How I Scored a 180 on the LSAT

One of the most important steps to getting a high LSAT score happens before you ever open a book to begin studying. The test date you choose can have a significant impact on how high you score. To understand the importance, you should know that all LSAT scores are sent to the law schools to which you are applying. This means that law schools will see every LSAT score you have taken, your best, your worst, and everything in between. Due to this score reporting, it is advisable you only take the LSAT once, and make your one score count. The best time to take the LSAT is the June before your senior year. Taking the test in June means that you are far along enough in your studies, yet you still have plenty of time to apply, and you get the advantage of taking the test during the summer, when you are on a break from school. While the October test date is still early enough to apply for law school, it also falls around the time of midterms, and you could find yourself stressed and ill-prepared to take the LSAT in the middle of the school semester when so many exams and papers are taking up your time.

Take your first practice test long before you take the LSAT. Three to six months before June, schedule a saturday where you will wake up early, sit down at your desk, and take a practice test under the exact same conditions as the real LSAT. Buy a small, cheap, kitchen timer from the store and set each section's time exactly. Only allow yourself the allotted time, and don't stop or get distracted. You can easily download practice test online, or buy books with multiple tests. This first practice test will help you see what score you would make with no studying, and thereby tell you how hard you need to study to get the score you want. Most importantly, this test will tell you which section you need the most work on. More than likely you will not have an infinite amount of time to study for the LSAT, so you need to use your time effectively and spend the most time on the sections you score the lowest on. The national average LSAT score is 150, so you want to strive for over 150.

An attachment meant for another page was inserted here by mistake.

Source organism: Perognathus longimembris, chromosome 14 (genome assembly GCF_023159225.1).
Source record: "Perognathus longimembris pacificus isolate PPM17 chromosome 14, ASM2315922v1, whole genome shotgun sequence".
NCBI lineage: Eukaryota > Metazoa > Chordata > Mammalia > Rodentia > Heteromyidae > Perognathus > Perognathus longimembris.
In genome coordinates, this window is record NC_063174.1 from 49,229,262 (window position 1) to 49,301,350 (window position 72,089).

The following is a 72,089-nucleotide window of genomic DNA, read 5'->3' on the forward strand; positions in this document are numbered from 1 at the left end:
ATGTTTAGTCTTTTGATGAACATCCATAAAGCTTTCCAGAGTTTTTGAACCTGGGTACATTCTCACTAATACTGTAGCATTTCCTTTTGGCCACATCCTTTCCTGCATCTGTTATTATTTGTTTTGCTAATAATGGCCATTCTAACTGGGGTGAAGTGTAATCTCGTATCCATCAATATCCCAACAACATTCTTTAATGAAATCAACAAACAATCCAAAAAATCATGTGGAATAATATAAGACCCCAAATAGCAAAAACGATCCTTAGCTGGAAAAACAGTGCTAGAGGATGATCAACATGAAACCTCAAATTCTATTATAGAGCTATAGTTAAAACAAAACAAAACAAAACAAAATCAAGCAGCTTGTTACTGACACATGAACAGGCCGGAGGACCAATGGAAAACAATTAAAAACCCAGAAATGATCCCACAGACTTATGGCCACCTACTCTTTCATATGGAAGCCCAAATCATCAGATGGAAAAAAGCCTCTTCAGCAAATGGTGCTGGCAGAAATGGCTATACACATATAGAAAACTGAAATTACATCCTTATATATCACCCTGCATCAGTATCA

Use the data from your first practice test and take more practice tests. If your worst score was in Analytical Reasoning, take that section of practice tests many times. As you complete each practice test you will learn how the questions are structured so that you can answer them faster. You will also start to understand how the tests are scored, so you will learn which answers are correct. Additionally, you will become familiar with the test so that on test day, you are confident and calm. Continue taking individual sections as practice tests until you are happy with the score. Remember that the LSAT is not about memorizing facts. Therefore, you don't need to study books or notes. The LSAT tests your thinking skills. The best way to improve these skills is with practice.

The final step in achieving the LSAT score of your dreams is in understanding the scoring of the test. Each test has approximately 101 questions. Your score is based on the number of questions you answer correctly. This means you are not penalized for guessing. You should answer every question, even if you don't know the answer. Always make an educated guess if you don't know the answer. This also means every question is given the same weight. If one question has you stumped, circle it and move on. When you are done, go back to the questions you have circled and try to answer the questions that will require the least amount of time first.

Kelli runs the LSAT Test Preparation Center where you can find all the information you need to get a high LSAT score. Start your studying with an official LSAT practice test.